This I Know
Bobby Winters on the Love of Jesus & the Love of a Mother
wo years ago we moved Momma into a nursing home. She didn’t want to go. She kept asking, hinting, yearning to go home. It was heartbreaking to hear her ask, but it was more heartbreaking when she stopped. She lost names, she lost people, and then she lost home.
We climb the mountain on faith, and then we see the valley on the other side; but when we climb down the hill, we do it on faith again. We can’t remember what we saw, but there is no other direction to go but toward the valley.
Momma taught us, my brother and me, about Jesus. The first song I remember learning was “Jesus Loves Me.” It is not a masterpiece of music; it is not a marvel of the poet’s art. I’ve not used it as a foundation to learn a great deal about either.
But Momma did teach us to have a foundation of love. If my brother and I ever met Jesus, it was not through the dulcet tones of a musical instrument or through the effort of any preacher, but through the love of a mother.
We went to see her for Thanksgiving. She is going through a time of changes, and with dementia, there is only one direction of change. We know it’s coming; there is only a question of when. God gives us ambiguity as a mercy.
As we enter the door to her room, I can tell that she is happy to see us. She doesn’t know our names; at least, she can’t say them. And I can’t say that she knows who we are. But she looks out and there is love in her face.
“How pretty,” she says, looking at my wife and daughters. “I love you.”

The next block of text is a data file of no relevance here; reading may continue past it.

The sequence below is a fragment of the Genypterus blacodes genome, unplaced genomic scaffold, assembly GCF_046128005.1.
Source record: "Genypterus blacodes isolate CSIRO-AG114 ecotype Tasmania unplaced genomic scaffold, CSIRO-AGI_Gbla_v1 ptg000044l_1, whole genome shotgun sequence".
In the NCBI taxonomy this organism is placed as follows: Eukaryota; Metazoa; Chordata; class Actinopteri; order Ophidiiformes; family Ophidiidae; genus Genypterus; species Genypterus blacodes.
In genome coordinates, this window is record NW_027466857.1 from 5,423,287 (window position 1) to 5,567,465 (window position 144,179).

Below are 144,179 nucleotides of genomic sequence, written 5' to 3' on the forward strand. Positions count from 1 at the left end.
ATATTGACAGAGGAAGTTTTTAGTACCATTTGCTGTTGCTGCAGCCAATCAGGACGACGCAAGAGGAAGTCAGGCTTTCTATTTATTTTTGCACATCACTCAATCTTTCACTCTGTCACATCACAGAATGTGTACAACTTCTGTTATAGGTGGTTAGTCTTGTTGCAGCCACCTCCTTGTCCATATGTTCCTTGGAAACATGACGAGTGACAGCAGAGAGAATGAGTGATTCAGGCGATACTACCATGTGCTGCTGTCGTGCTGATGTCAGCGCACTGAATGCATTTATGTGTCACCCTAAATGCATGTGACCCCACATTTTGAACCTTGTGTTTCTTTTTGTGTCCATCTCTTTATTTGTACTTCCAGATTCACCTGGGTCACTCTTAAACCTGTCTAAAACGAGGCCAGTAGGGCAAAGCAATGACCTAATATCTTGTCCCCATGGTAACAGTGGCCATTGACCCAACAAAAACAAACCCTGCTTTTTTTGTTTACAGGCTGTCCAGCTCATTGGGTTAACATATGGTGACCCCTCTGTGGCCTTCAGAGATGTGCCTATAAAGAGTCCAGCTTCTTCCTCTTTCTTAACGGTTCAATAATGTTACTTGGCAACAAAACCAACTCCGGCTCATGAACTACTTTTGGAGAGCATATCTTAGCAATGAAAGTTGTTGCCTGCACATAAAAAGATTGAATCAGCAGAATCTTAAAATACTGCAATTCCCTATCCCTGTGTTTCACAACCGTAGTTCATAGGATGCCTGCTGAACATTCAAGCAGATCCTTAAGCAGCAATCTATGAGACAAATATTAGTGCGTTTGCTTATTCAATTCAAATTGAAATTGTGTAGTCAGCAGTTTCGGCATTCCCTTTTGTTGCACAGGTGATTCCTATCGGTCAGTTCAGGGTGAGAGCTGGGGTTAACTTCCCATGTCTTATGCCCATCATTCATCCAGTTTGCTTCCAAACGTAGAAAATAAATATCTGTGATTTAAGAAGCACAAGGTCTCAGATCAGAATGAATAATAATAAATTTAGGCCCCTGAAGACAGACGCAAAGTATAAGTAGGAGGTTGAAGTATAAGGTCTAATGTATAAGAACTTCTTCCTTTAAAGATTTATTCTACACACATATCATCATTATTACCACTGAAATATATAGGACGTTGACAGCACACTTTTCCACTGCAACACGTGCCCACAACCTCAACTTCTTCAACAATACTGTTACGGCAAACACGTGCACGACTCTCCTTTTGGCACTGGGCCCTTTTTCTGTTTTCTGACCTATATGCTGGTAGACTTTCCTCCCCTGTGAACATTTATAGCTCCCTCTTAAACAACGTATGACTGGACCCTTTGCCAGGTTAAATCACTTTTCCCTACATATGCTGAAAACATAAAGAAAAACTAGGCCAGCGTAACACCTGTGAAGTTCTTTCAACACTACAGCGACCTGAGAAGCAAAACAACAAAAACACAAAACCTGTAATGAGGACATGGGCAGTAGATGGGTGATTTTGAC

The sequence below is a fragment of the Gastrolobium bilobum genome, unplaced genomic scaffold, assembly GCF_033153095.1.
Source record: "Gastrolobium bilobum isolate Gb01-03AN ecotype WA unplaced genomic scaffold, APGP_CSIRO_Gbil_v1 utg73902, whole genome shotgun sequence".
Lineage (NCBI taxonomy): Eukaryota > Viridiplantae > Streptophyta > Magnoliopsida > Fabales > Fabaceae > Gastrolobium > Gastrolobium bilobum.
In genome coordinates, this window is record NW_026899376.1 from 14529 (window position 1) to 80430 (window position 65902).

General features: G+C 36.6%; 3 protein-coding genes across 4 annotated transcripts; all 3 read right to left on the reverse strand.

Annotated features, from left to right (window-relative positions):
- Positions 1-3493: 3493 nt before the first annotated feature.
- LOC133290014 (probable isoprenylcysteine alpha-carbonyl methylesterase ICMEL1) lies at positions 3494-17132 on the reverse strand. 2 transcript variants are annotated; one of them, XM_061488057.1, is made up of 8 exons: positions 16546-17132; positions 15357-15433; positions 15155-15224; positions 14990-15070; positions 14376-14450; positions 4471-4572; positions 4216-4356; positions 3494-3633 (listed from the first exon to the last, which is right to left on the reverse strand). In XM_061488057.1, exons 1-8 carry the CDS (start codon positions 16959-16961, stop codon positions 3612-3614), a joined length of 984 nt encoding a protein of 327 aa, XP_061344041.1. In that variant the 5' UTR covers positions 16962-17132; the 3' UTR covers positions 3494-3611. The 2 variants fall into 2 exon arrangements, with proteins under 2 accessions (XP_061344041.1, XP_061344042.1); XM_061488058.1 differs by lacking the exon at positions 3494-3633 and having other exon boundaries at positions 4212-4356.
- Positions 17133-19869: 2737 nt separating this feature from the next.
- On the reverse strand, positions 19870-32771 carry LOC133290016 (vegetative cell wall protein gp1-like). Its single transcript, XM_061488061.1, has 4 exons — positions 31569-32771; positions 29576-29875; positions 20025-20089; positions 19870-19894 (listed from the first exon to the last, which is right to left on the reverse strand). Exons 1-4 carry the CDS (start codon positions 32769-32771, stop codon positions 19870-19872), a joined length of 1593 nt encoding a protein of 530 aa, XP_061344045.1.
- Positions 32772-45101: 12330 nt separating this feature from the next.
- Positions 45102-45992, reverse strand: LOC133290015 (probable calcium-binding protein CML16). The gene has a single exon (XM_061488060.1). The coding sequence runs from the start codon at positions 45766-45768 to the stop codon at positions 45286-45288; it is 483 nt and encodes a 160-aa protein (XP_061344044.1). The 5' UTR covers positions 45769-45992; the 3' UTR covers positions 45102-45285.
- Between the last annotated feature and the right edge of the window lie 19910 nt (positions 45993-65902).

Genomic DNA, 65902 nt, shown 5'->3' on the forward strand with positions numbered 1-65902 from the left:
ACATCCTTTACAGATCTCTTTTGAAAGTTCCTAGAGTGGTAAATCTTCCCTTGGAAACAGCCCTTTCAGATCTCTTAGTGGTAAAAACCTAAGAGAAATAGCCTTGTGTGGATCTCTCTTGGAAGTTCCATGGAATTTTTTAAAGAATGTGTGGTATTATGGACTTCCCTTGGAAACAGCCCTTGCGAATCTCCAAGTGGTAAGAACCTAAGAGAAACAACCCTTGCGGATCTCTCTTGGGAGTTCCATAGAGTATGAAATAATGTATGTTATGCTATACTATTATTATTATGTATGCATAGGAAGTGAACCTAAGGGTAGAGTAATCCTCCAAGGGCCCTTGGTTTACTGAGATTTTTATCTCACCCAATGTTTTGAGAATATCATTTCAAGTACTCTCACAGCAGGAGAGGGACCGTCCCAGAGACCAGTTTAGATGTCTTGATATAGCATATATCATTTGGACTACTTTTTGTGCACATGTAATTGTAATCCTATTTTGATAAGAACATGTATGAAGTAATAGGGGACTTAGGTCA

I sit by her side and hold her hand. It’s warm now. When she could still string sentences together, she would complain about being cold. Now the ambient temperature of the room is about 85 degrees and she’s covered with a blanket, and her hand is warm.
“Has the preacher been by?” I ask. I don’t know why. Her look is blank.
“Father was here,” she says. This is followed by a series of words, none connecting to the one before it and no grammar to hold them together. My brother and I are confused because she never called her father “Father.” He was alwaysalways“Daddy.”
“Jesus came,” she adds with the same stream of nonsense.
Then she looks around the room again, at my brother, my wife, my daughters, my son-in-law, and me.
“I love you,” she says.
“They are good people here,” she says. “They help me.” She’s talking about her nurses. They feed her and change her.
“Jesus came,” she says.
I take my hand and pull her hair back from her forehead. It’s pure white, like snow.
“I love you,” she says.
This is the woman who dressed me in paisley, with a bowtie, and shiny, black dress shoes which then left black marks on the sidewalk as she dragged me to church. She is the woman I stood beside as we sang hymns: “Oh! Precious is the flow/ That makes me white as snow/ No other fount I know/ Nothing but the blood of Jesus.”
Left with Love
God breathed the world into being. He created it with the Word. He knows us as we actually are. His word for me is the very thing that I am. We use words to create things, to claim things, to control things. But often those same words with which we claim things are barriers to them.
Momma has lost her words for us. All that is left is the love. It will be left with us when she meets Jesus face-to-face.
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